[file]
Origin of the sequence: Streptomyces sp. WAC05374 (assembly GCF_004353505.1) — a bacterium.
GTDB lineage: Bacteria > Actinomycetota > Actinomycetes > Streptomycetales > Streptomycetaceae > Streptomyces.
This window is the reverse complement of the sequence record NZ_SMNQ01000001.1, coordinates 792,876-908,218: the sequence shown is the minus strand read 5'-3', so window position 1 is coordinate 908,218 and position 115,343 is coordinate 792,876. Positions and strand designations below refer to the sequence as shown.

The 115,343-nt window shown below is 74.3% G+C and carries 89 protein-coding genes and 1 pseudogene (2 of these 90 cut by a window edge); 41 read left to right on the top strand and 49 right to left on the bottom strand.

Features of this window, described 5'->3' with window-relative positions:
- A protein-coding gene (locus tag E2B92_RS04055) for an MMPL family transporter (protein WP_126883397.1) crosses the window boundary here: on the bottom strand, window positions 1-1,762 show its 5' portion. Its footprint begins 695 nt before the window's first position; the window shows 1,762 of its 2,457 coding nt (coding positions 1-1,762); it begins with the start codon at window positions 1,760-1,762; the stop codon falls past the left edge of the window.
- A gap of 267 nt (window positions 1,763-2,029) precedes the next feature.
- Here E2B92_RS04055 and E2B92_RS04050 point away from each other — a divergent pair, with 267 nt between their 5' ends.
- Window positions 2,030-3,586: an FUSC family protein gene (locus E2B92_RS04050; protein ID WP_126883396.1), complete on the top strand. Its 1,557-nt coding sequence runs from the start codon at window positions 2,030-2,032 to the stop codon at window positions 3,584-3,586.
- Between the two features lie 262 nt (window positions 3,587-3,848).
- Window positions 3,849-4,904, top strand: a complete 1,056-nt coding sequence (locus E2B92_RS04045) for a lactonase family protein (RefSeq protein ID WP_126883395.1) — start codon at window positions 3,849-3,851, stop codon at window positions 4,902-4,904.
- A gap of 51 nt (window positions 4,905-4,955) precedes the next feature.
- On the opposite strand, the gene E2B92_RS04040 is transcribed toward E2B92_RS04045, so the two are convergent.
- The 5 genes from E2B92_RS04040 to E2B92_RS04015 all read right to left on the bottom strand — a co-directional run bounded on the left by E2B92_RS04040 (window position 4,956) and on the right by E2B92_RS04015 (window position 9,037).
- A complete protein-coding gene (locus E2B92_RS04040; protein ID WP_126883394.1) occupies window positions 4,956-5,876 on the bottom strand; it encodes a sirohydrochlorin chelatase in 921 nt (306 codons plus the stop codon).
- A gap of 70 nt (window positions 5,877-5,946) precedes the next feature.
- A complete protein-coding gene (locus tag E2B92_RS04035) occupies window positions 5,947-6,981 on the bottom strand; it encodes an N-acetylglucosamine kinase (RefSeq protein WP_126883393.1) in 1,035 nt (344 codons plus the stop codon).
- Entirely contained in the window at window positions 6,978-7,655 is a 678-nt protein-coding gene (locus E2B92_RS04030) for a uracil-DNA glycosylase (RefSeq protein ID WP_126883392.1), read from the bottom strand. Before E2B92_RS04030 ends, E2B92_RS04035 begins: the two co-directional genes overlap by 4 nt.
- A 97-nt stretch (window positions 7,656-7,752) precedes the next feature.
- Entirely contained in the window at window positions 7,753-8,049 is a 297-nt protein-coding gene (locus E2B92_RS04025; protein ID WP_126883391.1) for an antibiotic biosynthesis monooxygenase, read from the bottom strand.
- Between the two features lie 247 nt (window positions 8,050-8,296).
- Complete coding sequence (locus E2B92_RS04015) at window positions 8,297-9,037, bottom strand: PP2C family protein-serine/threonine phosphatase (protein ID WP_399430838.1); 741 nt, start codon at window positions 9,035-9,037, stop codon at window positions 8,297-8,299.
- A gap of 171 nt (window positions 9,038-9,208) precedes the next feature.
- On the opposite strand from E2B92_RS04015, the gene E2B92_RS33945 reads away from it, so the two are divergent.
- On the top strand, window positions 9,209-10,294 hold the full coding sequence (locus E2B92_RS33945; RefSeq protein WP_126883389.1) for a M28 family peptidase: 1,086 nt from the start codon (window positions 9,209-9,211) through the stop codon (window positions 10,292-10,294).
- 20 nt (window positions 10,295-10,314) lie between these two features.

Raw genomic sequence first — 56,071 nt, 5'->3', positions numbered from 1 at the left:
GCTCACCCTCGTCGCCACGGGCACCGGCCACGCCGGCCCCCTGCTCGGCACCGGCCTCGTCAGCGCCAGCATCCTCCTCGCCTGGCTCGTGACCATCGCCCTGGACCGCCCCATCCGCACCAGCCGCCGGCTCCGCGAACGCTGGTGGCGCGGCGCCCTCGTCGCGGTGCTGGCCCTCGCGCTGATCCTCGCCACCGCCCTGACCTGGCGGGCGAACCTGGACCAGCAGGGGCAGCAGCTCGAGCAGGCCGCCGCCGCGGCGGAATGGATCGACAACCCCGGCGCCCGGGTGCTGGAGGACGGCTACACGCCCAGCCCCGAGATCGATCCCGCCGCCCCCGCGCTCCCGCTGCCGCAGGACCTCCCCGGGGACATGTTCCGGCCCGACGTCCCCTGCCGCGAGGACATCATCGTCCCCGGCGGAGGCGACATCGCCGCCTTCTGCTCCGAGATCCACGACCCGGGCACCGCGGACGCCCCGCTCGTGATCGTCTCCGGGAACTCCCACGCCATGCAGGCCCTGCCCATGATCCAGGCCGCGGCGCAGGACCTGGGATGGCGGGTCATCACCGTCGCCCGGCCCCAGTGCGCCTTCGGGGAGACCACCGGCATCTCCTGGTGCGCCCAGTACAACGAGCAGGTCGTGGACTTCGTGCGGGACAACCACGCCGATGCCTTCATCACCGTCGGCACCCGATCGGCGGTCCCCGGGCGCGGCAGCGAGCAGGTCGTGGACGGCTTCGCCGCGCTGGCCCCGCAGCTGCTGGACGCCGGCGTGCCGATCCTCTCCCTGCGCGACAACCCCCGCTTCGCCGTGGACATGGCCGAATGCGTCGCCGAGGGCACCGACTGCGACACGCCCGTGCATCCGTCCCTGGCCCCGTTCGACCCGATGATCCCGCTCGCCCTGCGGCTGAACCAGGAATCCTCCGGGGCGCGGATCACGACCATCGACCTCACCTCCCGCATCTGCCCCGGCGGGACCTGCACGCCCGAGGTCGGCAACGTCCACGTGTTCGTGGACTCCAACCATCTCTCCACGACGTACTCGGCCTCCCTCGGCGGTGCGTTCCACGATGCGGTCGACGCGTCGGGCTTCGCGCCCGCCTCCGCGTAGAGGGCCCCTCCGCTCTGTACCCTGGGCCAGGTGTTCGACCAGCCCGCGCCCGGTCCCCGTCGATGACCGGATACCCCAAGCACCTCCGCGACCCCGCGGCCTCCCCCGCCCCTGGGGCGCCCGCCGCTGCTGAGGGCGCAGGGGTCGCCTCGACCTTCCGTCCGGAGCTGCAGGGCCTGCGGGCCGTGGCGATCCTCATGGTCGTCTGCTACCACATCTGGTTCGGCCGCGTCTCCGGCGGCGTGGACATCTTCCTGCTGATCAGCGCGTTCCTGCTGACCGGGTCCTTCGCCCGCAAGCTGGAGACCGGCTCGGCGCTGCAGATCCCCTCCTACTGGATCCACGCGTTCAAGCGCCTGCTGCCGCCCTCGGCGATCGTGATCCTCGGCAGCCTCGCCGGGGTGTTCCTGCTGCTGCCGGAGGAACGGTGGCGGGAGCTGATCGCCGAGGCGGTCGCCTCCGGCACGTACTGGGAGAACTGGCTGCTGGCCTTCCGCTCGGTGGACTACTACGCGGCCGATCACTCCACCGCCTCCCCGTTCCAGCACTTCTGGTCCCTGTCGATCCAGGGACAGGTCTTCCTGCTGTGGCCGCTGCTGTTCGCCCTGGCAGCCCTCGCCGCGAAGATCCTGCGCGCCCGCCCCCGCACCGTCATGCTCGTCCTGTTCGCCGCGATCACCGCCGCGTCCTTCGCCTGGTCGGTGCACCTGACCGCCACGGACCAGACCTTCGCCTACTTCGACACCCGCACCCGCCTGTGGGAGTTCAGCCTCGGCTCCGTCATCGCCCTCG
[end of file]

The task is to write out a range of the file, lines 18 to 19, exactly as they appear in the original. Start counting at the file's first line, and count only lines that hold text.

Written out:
- Entirely contained in the window at window positions 6,978-7,655 is a 678-nt protein-coding gene (locus E2B92_RS04030) for a uracil-DNA glycosylase (RefSeq protein ID WP_126883392.1), read from the bottom strand. Before E2B92_RS04030 ends, E2B92_RS04035 begins: the two co-directional genes overlap by 4 nt.
- A 97-nt stretch (window positions 7,656-7,752) precedes the next feature.